Can the dollar hold up against economic deterioration?

March 16, 2015 09:21 AM


The June U.S. dollar index closed Friday at $1.00635, up 81.23 points and the cash index closed above 100 for the first time since March of 2003. Expectation that the U.S. Federal Reserve would be raising rates sooner rather than later was the dominant factor for the recent dollar strength. On Wednesday the minutes of the latest meeting will be released by Fed Chair Yellen and all eyes and ears are awaiting certain words that would indicate the Feds intentions.

Based on our own assessment of the U.S. economic condition we do not believe the Fed will vie for higher rates in the near term so we expect some dollar selling in the near term. Other currencies were lower with the euro losing 1.2c to $1.0490, the Swiss franc 12 points to 99.79c, the Japanese yen 3 ticks to 0.827, the British pound 1.08c to $1.4733, the Canadian dollar 47 points to .78.08c and the Australian dollar 58 points to .75.83c. For now we are on the sidelines with a bearish bias after having been bullish for the dollar for some time.


April crude oil closed at $44.84 per barrel, down $2.21 or 4.7% and for the week posted a loss of 9.6%. The monthly report by the International Energy Agency once again indicated a glud of crude supplies, tightening storage, reduced demand and further price weakness could be expected. The sharp decline in weekly U.S. drilling rig counts could act as a stabilizing factor but for now we see no reason for any change in supply/demand. We prefer the sidelines.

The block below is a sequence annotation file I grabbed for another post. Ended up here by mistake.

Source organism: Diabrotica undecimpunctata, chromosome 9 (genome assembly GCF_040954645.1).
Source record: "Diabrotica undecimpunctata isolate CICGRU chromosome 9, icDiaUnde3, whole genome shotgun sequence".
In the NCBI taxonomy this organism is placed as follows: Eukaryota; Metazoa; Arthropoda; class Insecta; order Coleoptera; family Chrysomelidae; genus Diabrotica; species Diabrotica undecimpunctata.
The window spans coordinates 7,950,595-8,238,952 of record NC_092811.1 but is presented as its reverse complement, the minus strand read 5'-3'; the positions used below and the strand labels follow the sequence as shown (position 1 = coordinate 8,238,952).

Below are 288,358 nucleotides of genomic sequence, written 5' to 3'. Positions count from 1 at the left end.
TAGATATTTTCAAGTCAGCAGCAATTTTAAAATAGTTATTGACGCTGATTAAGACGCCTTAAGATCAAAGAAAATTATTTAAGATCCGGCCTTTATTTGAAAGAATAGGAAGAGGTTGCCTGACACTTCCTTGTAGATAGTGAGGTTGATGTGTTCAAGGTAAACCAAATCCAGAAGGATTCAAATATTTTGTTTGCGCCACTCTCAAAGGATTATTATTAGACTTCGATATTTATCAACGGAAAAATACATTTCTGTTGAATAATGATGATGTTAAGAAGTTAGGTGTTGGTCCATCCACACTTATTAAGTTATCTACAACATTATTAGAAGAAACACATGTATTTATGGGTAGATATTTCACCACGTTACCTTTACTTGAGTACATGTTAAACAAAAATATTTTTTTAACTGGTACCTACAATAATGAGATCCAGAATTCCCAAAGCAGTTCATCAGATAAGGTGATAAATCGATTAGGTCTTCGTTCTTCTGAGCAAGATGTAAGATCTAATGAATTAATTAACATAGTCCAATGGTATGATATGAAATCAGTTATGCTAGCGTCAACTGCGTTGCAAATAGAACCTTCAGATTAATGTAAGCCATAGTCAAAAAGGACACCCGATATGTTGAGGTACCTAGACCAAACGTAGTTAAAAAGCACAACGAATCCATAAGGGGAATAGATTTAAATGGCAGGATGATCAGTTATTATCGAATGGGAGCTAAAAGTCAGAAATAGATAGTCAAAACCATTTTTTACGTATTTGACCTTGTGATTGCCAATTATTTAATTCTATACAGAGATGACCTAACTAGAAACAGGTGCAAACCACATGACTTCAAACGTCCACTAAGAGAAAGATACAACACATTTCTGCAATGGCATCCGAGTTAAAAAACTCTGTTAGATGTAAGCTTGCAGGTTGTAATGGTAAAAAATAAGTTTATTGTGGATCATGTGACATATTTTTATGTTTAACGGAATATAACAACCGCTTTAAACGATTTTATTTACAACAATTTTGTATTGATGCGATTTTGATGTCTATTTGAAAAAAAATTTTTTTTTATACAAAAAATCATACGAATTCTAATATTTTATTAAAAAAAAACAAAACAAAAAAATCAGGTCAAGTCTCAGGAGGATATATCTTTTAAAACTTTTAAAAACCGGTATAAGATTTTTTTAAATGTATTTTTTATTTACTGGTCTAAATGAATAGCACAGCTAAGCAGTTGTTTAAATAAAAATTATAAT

Precious metals

After a nine day losing streak, gold managed to hold above $1,150 per ounce on Friday with the April contract closing at $1,154.50, up $26. May silver gained 4.5c to close at $15.56 following the shortcovering in gold. For the week, however, gold lost 1%. We prefer the sidelines but a further corrective rally could continue if the U.S. dollar corrects after it’s recent strength. April platinum closed at $1,116.50, up $16 while June palladium closed at $788.70. We prefer the sidelines in metals for now pending further fundamentals related to the U.S. economy, retail sales, the dollar and potential Fed rate considerations.

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